Question: Normalization in DESeq2
0
gravatar for solgakar@bi.technion.ac.il
4.8 years ago by
European Union

Hello,

I have a few questions regarding the normalization performed by the DESeq2 package:

  • I understand that the normalization is working under the assumption that most of the genes are not DE and only a small subset of genes are. I understand that this assumption is realistic in most experiments, but I would appreciate your input regardless the correctness of this assumption when performing analysis across different human tissues. Meaning, does it make sense to assume that most of the genes will have the same expression levels in different human tissues? or should I perform different normalization when dealing with this sort of data?
  • In some RNA-Seq experiments we encounter situations in which some libraries are sequenced in a greater depth than others, with larger range of library sizes that we usually expect. In those cases, the size factor given to the deeply sequenced samples will be much higher than 1 and the factor assigned to the smaller samples will be much lower than 1. In those cases, is it better to subsample the larger libraries in order to prevent this wide range of size factors?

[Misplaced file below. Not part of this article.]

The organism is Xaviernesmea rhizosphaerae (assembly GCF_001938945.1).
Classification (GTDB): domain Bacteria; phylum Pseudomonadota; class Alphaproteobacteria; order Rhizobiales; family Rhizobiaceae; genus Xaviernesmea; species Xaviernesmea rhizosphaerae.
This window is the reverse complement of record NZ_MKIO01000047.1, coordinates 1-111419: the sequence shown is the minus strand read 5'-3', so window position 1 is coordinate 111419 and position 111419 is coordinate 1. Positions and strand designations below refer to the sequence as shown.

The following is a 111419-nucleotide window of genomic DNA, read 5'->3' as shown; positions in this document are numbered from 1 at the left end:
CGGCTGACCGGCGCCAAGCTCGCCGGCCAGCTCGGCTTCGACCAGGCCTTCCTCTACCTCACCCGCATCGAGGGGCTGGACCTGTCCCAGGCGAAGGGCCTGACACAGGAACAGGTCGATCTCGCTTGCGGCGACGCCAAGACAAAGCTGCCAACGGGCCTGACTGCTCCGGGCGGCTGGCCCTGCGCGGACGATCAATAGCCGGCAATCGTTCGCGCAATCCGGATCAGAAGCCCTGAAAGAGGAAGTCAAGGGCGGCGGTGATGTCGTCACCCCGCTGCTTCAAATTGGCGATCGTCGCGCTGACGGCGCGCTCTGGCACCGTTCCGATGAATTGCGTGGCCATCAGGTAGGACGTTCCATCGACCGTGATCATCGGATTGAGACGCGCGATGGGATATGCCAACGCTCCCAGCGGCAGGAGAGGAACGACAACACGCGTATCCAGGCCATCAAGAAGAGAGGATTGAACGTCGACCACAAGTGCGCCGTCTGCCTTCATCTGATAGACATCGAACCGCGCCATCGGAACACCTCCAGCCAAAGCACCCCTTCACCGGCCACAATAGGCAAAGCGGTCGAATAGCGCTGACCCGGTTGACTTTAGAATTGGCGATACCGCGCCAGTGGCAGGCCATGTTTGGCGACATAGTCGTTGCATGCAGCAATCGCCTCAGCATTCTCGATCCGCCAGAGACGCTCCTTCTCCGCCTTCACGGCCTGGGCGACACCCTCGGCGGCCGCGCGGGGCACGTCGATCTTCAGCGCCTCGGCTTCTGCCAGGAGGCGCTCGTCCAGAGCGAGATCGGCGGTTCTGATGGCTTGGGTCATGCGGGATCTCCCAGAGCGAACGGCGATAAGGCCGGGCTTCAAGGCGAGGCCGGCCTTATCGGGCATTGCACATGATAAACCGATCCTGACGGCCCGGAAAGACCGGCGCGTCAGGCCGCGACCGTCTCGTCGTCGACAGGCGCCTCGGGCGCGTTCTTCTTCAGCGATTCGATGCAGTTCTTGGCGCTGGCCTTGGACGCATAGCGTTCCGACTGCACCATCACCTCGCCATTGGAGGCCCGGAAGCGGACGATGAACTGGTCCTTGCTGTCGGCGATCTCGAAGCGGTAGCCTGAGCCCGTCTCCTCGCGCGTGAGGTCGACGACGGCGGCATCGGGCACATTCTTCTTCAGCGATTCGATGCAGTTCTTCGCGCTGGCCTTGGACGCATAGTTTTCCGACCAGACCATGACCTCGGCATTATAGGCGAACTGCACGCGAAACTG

I am addressing this issue, since when a sample receives a very small size factor, it seems to me that we are artificially increasing the counts of all genes in this sample without any biological evidence to back that up. It seems to me less problematic to lower the counts of the bigger libraries, but the artificial addition to the small ones seems more of a problem to me. What do you think?

Thank you very much,

Olga. 

deseq deseq2 • 14k views
ADD COMMENTlink modified 4.8 years ago by Michael Love25k • written 4.8 years ago by solgakar@bi.technion.ac.il60

I'm tagging onto this as I have a similar question. Hope this is the right place to ask it. I'd like to follow up with the idea of when a MA plot skew is "too much" for the DESeq2 size factors calculation to handle and what, if anything, can be done about that. I'll preface by saying that we tried to avoid such issues up front by only analyzing organisms whose possible coding sequences were >= 80% covered under both conditions analyzed. Attached are three examples: